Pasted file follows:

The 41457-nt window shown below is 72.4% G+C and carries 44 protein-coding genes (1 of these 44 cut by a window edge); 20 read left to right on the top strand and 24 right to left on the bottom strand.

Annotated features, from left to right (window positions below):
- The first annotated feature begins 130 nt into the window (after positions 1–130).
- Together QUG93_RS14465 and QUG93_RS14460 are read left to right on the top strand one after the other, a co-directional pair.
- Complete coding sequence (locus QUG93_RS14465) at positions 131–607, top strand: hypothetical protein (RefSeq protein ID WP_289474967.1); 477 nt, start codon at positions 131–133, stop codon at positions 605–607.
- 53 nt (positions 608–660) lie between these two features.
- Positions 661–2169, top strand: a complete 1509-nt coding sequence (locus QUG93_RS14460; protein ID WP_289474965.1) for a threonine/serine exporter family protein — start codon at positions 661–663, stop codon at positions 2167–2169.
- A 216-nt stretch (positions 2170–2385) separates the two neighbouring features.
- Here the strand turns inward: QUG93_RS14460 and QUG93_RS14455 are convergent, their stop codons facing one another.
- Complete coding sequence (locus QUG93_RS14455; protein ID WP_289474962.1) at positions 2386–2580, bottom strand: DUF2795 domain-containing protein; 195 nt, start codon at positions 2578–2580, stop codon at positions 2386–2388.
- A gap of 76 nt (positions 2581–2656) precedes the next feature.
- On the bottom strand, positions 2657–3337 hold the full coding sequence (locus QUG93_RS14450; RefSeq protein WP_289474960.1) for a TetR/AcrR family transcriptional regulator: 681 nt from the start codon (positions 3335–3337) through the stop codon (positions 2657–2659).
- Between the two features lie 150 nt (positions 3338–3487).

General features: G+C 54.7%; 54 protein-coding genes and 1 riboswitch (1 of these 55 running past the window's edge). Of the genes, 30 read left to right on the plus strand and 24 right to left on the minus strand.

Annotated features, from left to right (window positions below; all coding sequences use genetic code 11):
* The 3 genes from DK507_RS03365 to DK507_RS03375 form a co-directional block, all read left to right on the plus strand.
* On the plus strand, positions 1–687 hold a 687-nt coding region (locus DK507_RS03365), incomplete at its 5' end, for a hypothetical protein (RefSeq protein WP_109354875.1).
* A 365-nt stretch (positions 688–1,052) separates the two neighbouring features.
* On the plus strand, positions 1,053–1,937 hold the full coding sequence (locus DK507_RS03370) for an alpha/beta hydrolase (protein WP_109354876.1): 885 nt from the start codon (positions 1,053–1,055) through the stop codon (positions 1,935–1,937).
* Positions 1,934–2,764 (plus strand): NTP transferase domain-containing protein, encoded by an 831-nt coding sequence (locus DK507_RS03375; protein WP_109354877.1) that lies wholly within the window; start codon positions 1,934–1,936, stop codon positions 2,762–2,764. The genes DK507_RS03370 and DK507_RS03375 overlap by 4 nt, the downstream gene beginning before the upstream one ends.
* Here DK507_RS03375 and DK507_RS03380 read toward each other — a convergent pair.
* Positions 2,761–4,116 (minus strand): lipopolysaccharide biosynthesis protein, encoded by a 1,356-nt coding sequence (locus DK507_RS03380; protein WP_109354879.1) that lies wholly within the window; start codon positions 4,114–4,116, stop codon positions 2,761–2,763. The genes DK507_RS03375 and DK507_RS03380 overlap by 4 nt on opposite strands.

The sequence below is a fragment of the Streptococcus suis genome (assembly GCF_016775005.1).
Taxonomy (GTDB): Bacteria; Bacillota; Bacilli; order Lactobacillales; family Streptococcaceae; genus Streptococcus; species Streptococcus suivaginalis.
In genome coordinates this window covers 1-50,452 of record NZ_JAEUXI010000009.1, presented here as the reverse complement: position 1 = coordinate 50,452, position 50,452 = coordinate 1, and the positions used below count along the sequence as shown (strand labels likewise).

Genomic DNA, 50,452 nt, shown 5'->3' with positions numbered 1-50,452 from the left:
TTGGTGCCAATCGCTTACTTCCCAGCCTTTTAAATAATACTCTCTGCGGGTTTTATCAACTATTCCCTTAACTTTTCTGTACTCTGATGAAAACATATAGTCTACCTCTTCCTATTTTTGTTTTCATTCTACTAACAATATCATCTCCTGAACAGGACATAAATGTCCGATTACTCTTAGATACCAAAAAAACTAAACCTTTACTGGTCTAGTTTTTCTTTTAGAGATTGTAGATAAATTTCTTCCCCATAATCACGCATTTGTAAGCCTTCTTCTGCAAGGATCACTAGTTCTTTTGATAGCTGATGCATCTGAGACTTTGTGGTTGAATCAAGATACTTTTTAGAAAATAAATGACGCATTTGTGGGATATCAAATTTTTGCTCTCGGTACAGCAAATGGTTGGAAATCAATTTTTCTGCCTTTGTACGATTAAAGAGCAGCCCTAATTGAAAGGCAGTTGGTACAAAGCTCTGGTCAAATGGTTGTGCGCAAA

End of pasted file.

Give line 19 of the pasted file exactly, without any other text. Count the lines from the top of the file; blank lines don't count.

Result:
* On the plus strand, positions 1,053–1,937 hold the full coding sequence (locus DK507_RS03370) for an alpha/beta hydrolase (protein WP_109354876.1): 885 nt from the start codon (positions 1,053–1,055) through the stop codon (positions 1,935–1,937).